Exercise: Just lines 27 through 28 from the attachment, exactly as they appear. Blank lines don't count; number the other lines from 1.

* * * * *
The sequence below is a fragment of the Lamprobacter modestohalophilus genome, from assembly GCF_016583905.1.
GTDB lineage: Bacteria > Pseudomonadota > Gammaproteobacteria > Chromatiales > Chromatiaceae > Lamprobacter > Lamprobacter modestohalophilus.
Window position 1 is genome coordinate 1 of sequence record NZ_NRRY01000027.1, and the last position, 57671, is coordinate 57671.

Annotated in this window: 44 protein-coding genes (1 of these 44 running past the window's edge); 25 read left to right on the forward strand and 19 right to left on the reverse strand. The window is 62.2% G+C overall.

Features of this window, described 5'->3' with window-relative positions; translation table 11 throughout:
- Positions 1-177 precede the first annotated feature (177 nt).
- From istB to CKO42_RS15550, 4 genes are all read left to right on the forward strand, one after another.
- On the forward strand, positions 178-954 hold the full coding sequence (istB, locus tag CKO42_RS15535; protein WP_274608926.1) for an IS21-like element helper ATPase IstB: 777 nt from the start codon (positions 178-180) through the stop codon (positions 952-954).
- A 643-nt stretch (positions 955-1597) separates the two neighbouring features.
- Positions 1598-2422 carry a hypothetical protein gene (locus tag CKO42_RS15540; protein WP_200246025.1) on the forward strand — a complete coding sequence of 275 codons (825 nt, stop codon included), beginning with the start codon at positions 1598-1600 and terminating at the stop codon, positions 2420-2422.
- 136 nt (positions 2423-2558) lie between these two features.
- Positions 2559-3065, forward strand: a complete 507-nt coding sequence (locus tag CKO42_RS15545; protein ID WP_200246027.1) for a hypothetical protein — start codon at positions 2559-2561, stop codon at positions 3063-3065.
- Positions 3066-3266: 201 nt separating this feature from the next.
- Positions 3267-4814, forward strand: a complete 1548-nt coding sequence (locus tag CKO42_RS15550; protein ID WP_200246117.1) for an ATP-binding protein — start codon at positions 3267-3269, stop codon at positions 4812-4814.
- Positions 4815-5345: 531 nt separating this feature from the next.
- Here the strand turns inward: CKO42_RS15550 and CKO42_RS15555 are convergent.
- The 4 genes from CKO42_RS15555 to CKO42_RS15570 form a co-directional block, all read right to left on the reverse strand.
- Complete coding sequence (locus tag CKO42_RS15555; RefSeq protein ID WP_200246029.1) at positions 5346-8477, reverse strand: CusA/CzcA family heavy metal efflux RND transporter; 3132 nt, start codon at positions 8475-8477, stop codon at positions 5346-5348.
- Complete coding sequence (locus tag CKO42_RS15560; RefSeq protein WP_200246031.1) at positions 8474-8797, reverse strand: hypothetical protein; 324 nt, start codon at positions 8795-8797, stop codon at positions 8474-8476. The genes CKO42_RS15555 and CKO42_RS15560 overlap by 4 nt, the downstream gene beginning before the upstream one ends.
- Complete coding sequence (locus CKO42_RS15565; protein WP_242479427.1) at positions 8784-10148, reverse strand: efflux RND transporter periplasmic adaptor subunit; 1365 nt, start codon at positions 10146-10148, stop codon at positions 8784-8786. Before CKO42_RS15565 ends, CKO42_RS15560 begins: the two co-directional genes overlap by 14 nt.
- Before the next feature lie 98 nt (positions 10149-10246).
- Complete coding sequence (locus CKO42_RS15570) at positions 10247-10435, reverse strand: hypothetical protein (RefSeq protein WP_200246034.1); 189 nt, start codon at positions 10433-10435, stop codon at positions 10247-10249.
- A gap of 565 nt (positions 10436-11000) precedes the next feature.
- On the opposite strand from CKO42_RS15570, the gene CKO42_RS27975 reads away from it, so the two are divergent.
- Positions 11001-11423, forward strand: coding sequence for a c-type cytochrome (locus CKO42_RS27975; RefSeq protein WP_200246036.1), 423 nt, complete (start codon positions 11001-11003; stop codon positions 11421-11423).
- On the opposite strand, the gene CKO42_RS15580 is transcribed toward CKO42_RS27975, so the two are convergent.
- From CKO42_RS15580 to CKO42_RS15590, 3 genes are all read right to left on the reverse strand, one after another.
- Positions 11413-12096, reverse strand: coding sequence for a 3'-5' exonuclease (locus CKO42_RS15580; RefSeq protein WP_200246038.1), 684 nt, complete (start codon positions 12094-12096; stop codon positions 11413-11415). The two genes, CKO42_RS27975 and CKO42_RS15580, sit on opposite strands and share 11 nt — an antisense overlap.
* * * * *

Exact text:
- From CKO42_RS15580 to CKO42_RS15590, 3 genes are all read right to left on the reverse strand, one after another.
- Positions 11413-12096, reverse strand: coding sequence for a 3'-5' exonuclease (locus CKO42_RS15580; RefSeq protein WP_200246038.1), 684 nt, complete (start codon positions 12094-12096; stop codon positions 11413-11415). The two genes, CKO42_RS27975 and CKO42_RS15580, sit on opposite strands and share 11 nt — an antisense overlap.